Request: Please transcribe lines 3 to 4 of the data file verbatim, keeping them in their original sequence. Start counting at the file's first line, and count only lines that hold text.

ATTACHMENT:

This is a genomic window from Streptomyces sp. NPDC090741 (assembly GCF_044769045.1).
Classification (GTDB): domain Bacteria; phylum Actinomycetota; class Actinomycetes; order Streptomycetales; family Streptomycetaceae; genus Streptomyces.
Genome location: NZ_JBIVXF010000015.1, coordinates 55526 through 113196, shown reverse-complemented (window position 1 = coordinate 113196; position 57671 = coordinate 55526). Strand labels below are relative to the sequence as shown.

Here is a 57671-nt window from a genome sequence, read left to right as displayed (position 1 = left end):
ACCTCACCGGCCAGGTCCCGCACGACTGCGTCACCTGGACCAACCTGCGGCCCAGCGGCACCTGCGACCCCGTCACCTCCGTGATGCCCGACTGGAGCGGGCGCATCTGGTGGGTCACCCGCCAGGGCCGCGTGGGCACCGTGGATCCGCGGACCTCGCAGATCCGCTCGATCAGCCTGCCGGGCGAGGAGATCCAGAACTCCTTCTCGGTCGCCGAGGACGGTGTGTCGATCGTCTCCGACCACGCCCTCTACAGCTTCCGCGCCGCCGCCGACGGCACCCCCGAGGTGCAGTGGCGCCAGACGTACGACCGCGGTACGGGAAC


Genome location: NZ_JBIVXF010000015.1, coordinates 55526 through 113196, shown reverse-complemented (window position 1 = coordinate 113196; position 57671 = coordinate 55526). Strand labels below are relative to the sequence as shown.

Here is a 57671-nt window from a genome sequence, read left to right as displayed (position 1 = left end):